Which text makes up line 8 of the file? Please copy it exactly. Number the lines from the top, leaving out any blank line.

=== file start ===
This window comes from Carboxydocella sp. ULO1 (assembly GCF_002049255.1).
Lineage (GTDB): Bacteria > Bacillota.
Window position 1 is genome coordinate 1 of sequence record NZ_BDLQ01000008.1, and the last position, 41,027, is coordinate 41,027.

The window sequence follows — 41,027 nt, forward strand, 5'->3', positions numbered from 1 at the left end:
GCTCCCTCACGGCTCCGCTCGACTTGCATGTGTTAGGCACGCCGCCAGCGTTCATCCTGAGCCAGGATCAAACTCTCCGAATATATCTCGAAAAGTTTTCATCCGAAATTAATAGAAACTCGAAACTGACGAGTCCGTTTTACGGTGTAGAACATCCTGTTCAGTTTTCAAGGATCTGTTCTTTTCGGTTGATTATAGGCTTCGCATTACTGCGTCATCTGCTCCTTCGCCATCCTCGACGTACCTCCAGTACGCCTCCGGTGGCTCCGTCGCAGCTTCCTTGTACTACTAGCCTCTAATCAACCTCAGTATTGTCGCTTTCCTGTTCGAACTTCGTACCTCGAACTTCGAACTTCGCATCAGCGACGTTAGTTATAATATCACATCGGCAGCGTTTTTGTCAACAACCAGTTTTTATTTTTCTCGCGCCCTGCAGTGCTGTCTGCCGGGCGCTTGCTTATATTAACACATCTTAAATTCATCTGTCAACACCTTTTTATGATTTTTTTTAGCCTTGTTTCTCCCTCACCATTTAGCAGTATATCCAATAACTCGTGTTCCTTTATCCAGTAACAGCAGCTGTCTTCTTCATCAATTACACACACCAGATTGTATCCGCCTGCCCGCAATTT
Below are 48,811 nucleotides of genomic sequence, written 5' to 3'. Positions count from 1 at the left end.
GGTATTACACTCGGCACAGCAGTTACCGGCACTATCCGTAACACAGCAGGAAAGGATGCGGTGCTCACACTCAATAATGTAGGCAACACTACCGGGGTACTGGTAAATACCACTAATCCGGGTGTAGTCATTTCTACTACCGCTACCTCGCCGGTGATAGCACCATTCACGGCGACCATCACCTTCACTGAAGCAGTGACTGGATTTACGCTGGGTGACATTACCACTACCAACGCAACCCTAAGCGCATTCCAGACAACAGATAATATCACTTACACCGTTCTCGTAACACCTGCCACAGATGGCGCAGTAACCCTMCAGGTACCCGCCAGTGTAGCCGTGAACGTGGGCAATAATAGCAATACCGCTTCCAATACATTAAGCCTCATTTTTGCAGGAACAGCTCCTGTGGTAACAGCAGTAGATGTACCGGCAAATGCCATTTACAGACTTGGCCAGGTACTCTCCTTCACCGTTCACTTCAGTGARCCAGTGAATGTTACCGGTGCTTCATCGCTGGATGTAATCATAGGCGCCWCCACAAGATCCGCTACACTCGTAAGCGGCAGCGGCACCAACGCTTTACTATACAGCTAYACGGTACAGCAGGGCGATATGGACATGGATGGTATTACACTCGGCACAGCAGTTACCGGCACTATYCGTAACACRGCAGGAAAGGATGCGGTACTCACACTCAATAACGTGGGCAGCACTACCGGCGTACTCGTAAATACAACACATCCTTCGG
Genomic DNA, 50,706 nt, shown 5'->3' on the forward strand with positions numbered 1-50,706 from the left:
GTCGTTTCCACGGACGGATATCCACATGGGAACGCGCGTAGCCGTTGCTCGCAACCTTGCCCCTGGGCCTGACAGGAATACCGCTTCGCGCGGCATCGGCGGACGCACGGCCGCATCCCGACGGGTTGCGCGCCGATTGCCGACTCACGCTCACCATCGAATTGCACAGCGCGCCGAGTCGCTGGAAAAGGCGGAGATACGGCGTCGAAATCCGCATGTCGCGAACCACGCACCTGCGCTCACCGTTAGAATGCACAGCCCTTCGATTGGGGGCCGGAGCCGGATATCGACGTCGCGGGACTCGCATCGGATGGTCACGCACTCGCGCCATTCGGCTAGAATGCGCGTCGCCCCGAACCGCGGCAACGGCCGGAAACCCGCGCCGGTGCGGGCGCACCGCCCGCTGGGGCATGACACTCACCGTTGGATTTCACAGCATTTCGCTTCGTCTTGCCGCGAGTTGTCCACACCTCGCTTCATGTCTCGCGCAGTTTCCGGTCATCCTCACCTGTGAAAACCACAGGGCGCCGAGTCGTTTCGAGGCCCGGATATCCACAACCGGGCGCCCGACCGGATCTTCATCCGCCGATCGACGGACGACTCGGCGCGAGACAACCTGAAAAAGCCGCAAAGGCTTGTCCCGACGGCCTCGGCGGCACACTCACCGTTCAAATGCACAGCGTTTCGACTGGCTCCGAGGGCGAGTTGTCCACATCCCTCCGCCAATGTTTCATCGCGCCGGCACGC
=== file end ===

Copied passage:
Genomic DNA, 50,706 nt, shown 5'->3' on the forward strand with positions numbered 1-50,706 from the left: